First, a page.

In 2011, Devin Townsend released his fourth “project” album, ‘Ghost’. A record heard by millions, it combined ambient-ish qualities with a mellow style that showed off a very relaxed side of the man who once gave us skull-crushing metal as frontman with Strapping Young Lad. Around the same time that those millions were getting (rightly) excited about Devin’s ‘Ghost’, somewhere in Northern Ireland, guitarist Andrew Danso had not long finished work on ‘f i n d’, a collection of largely instrumental soundscapes which appeared to share more than a few traits with Townsend’s record, but approached atmospheric music with an even spacier slant. The album, unsurprisingly, slipped under the radar of most of the people who really should’ve heard it, as is the plight of many an independent musician.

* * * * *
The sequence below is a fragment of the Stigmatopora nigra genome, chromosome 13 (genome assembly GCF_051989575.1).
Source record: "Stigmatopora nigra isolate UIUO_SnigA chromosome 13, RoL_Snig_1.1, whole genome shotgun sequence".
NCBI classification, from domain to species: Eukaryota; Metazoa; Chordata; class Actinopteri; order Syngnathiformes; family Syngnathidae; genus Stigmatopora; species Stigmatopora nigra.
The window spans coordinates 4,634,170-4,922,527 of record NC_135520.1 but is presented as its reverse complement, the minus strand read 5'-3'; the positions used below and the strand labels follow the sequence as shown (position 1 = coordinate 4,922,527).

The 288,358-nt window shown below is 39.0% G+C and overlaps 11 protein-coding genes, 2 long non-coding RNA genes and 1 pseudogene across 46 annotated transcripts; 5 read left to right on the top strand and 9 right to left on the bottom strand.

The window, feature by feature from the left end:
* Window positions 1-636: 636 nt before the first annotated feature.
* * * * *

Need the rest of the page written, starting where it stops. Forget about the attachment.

Having been slowly building a name for themselves via a couple of independent releases and live shows, it is with ‘No Gods, No Masters Vol 1.’ Northern Irish metal band Sinocence really come into their own. You will have heard their many classic metal and alternative metal influences previously, but this band pull those influences together in a fashion that still makes their chosen sub-genre sound sharp and invigorating.